Zoo’s siamang felled by digestive tract infection

Bozz District

Brian, a 32 year old male siamang, died Monday at the ABQ BioPark Zoo, apparently from complications of a digestive tract bacterial infection. (COURTESY NEW MEXICO BIOPARK SOCIETY) Copyright © 2021 Albuquerque Journal The same digestive tract bacterial infection that has forced the removal of gorillas and orangutans from their […]

Brian, a 32 year old male siamang, died Monday at the ABQ BioPark Zoo, apparently from complications of a digestive tract bacterial infection. (COURTESY NEW MEXICO BIOPARK SOCIETY)

Copyright © 2021 Albuquerque Journal

The same digestive tract bacterial infection that has forced the removal of gorillas and orangutans from their public habitats at the ABQ BioPark Zoo, is apparently responsible for the death Monday of Brian, a 32 year old siamang.

Brian began showing symptoms of illness over the weekend and zoo veterinarians and staff immediately began treating him, said BioPark spokesman Greg Jackson. Brian and the other siamangs were removed from public display for treatment and monitoring in their indoor space.

“We are simply heartbroken to lose such a beloved member of our zoo family,” ABQ BioPark Director Stephanie Stowell said in a statement Tuesday. “Brian was a great dad and we are going to miss his morning vocal duets with Johore. This is a sad day for our BioPark team.”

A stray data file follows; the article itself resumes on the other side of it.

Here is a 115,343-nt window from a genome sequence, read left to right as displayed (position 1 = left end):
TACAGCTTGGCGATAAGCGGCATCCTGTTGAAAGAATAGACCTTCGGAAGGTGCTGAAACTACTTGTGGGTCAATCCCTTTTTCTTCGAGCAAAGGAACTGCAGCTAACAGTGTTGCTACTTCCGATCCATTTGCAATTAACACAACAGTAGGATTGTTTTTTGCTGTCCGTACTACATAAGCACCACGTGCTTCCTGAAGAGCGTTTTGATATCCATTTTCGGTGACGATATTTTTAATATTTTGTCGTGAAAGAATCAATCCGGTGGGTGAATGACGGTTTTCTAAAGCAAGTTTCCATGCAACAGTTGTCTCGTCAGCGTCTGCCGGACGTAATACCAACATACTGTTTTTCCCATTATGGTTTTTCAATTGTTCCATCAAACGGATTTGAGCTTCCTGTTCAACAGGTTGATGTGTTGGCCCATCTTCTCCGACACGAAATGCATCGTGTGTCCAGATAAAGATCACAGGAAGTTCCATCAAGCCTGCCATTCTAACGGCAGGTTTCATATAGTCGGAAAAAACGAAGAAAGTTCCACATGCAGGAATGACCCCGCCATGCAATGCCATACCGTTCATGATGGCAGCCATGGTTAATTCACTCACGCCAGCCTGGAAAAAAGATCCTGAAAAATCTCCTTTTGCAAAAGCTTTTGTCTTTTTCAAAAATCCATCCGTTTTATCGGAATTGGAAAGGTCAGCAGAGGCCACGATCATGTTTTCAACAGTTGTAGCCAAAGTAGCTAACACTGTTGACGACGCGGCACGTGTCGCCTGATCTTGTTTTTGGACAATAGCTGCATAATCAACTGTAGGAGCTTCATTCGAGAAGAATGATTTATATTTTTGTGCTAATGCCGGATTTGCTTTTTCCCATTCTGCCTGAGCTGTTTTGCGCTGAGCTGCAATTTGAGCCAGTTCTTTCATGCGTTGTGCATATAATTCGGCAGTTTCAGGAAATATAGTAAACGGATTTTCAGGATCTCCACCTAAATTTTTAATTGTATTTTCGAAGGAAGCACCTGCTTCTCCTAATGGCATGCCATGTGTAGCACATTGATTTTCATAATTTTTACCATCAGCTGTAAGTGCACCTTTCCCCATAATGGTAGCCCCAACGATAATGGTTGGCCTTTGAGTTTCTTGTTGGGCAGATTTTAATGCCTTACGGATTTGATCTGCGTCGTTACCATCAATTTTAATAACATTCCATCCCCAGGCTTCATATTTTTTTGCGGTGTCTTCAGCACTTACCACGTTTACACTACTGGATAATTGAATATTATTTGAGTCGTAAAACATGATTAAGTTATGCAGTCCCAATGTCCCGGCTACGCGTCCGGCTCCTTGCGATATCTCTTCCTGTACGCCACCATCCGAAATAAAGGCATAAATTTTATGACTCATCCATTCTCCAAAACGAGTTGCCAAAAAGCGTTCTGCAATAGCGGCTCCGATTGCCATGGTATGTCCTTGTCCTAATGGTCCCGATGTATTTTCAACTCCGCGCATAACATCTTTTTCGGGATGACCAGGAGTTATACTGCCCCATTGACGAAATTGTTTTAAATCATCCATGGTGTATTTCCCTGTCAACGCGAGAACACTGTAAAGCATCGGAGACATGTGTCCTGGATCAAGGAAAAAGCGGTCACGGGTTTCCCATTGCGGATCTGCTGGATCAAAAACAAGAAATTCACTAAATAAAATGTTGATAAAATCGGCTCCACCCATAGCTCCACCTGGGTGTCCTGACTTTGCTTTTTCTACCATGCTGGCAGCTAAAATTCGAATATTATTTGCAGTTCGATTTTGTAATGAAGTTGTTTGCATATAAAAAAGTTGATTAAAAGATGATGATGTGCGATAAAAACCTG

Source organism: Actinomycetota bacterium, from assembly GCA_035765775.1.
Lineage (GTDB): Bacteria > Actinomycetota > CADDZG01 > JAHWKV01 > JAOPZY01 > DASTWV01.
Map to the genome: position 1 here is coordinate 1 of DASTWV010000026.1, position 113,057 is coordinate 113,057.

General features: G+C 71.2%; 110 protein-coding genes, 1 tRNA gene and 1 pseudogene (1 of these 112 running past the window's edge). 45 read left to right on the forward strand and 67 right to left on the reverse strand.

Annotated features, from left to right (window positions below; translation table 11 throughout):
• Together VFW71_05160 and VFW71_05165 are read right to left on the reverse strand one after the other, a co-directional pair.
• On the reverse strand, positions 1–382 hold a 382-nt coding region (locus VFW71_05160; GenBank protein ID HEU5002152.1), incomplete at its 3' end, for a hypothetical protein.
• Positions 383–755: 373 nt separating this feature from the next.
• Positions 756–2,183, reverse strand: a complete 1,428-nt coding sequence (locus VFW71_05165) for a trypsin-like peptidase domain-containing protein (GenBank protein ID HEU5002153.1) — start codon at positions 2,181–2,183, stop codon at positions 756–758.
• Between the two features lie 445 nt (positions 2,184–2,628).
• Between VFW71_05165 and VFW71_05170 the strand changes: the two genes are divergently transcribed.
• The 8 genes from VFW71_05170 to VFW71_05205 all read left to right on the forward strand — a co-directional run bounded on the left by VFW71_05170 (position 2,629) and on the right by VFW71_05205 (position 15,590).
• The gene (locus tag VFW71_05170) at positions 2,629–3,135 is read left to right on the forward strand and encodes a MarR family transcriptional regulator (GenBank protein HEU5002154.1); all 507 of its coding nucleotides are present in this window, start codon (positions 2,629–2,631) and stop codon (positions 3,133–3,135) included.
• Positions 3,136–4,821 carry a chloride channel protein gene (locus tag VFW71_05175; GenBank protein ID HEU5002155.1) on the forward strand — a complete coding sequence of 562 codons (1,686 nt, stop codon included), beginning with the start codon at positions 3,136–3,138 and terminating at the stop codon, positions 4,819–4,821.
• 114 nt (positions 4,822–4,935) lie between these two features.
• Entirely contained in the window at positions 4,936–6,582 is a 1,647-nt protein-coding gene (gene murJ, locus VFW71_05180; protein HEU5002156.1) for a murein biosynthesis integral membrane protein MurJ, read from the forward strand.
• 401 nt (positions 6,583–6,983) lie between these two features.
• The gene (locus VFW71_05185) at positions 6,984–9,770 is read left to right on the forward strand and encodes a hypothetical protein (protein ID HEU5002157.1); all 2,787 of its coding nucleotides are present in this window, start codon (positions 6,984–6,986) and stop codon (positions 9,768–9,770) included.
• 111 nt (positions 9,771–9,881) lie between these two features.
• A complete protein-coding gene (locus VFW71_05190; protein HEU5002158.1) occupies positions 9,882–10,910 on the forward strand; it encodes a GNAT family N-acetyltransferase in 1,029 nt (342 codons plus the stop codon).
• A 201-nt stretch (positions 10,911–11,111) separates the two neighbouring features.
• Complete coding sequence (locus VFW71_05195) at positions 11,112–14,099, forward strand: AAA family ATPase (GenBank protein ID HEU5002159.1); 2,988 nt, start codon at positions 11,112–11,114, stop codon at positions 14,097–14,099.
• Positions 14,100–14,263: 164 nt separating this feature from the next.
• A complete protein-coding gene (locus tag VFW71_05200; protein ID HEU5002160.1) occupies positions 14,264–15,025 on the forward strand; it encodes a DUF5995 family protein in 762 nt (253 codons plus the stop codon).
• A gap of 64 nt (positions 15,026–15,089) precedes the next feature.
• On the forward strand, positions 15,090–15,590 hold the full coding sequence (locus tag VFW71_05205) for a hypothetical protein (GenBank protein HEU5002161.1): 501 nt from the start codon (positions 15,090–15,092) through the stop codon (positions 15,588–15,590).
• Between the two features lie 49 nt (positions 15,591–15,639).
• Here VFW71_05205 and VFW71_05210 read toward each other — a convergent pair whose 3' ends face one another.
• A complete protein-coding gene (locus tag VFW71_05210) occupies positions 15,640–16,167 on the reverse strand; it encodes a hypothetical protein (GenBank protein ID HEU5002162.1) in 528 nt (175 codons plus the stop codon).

Veterinary staff remain most concerned about Hasani, a 17 year old male western lowland gorilla, who is in critical condition, and Huerfanita, a geriatric 48 year old female gorilla, who is displaying moderate symptoms.

Born at the Brookfield Zoo in Illinois, Brian came to the ABQ BioPark Zoo in 2003. He was mate to 30 year old Johore, with whom he had five offspring and sired seven in all. In June, he and Johore became parents to the zoo’s newest siamang, female Rue.

With the death of Brian, the zoo’s complement of siamangs stands at three, including Rue’s 4 year old brother Eerie.

Brian had something of a checkered past at the zoo. In January 2015, he forced his way through a mesh barrier and entered an adjacent exhibit, where he attacked lemur brothers Junior and Buddy. The lemurs suffered bites to their tails and hindquarters. Junior subsequently died from his injuries.

Siamangs are native to the tropical rainforests of Indonesia and Malaysia and are the largest of about 18 kinds of gibbons. They are classified as an endangered species.

On Aug. 8, Kojo, a male western lowland gorilla at the BioPark Zoo began showing symptoms of shigellosis, a gastrointestinal illness caused by the shigella bacteria. The illness quickly cleared with treatment. Shortly after, Rubi, a female orangutan began displaying similar symptoms, followed by gorilla Hasani.

The affected gorillas, orangutans and siamangs are responding positively to their treatment, but the BioPark animal care team is remaining cautious until all the apes fully recover, zoo officials said.